Lititz, Pa. 
Historical-Political Philokosmian 

College: Reserve Football (1, 2); Reserve 
Basketball (1 2); Reserve Baseball (1); Chess 
Club (2). Class: Poet (1, 2); Football (1), 
Captain (2); Basketball (1); Baseball (1) ; 
Executive Committee (2. 

Page One Hundred Sixty 

Sinking Spring, Pa 
Historical-Political Kalo 

College: Student Volunteer (1, 2). 
Pianist (1); Anniversary Program (1) 


Harrisburg, Pa. 

Historical-Politu al Philokosmian 

College: Cheer Leader (2); Glee Club (1, 
2). Societv: Anniversary Chorus (1). Class: 
Treasurer (1); Tug of War (1, 2); Football 

(1. 2). 


Steelton, Pa. 

Modern Language Clionian 

College: V. W. C. A. Cabinet (2), Corres- 
ponding Secretary (2), Delegate to Ealgesmere 
(1); Student Volunteer (1, 2). Society: Cor- 
responding Secretary (2); Janitor (1, 2). 


Annville, Pa. 

Historical-Political Clionian 

College: Crucible Staff (1, 2); Star Course 

Committee (2). Delegate to Juniata College 

(1). Class: Vice President (1); Secretary (2). 

Robesonia, Pa. 
Modern Language 

College: Varsity Basketball (1). Class: 
Secretarv (2); Basketball (1). 

jxk %. 

Page One Hundred Sixty-one 

Trcmont, Pa. 
Scientific Philokosmian 

College: Reserve Football (1); Reserve Bas- 
ketball (1) ; Varsity Football (2), Captain-elect 
(3); Science Club (2); Chess Club (2). 
Class: Football (1, 2); Basketball, Captain 
(1); Baseball (1); Tennis, Captain (1). 


Wilkes-Barre, Pa. 

Scientific Kalozetean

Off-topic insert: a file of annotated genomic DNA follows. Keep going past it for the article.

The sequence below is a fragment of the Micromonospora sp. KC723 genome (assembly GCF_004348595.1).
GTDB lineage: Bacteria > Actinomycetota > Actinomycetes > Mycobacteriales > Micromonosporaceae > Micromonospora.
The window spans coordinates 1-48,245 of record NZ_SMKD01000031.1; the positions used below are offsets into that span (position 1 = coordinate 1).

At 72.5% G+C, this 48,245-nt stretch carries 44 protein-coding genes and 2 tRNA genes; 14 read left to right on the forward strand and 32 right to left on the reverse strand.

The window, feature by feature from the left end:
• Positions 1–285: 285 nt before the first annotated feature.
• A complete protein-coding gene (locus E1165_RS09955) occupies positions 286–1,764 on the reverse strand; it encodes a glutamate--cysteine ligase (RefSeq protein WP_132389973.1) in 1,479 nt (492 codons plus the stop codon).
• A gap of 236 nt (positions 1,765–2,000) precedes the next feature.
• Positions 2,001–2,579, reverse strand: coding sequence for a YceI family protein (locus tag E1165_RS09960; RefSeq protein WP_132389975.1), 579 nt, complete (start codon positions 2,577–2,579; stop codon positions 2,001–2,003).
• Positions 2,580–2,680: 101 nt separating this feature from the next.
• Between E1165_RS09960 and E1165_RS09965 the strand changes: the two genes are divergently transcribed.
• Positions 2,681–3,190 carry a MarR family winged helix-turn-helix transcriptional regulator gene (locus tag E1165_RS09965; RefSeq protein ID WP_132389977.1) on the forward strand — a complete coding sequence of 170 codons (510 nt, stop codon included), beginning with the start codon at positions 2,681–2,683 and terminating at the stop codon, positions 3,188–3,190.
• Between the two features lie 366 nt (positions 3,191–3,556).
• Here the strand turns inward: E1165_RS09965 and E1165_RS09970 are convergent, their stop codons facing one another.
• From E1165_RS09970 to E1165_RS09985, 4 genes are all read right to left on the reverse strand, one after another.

Wilkes-Barre, Pa. 

Scientific Kalozetean 

College: Science Club (2). Societv: Pianist 
(1, 2). Class: Tug of War (1, 2).' 

Shamokin, Pa. 
Scientific Philokosmian 

College: Reserve Football (1); Glee Club 
(1, 2); Math Round Table (2); Science Club 
(2); Board of Trade (2). Society: Janitor 
(1); Anniversarv Chorus (1). Class: Presi- 
dent (1); Tug of War (2); Football (1, 2); 
Executive Committee (2). 


Lemoyne, Pa 
Scien tific Ph ilokosm ian 

College: Varsity Baseball (1). Class: Base- 
ball, Captain (1); Football (1, 2); Tug of 
War (2); Basketball (1); Tennis (1); Exec- 
utive Committee (1). 

Lykens, Pa. 

Music Clionian 

College: Eurvdice (1, 2). Societv: Pianist 
(1) ; Clio Chorus (1). 

Page One Hundred Sixty-two 

Page One Hundred Sixty-three 

(ElasH of 1934 


"Vive ail Summum" 


Maroon and Pearl Gray Red Rose 


First Semester 

President William E. Wolfe 

.' ice-President Russel Behman 

Secretary Esther Singer 

Treasurer Rachel Heindel 

Second Semester 

President Ehvood E. Stabler 

Vice-President . Cynthia Drummond 

Secretary Marie Steiss 

Treasurer Mary Yinger 


Racka-Zacka, Racka-Zacka, Racka-Zacka Ree! 
Rip-a-Zipa, Rip-a-Zipa, Rip-a-Zipa Zee! 
Racka-Zacka, Rip-a- Zipa, Ree, Rah, Ree! 

1924 L. V. C. 

Page One Hundred Sixty-four 

iFr^sitman (Elasa iitfitnrtj 

IKE Freshmen usually come to college so did the class of 1924 come to 
L. V. C. The same age old experiences have its members gone thru. 
Vet it would not be correct to say that the class of 1924 is like all 
other classes. Its members have come from almost every part of 
Pennsylvania, New England and the states bordering upon the Key- 
stone State. 

One of the first events which indicated what the Freshmen were 
like was the class scrap between the first and second year men. No 
event was ever before concluded in so brief a time.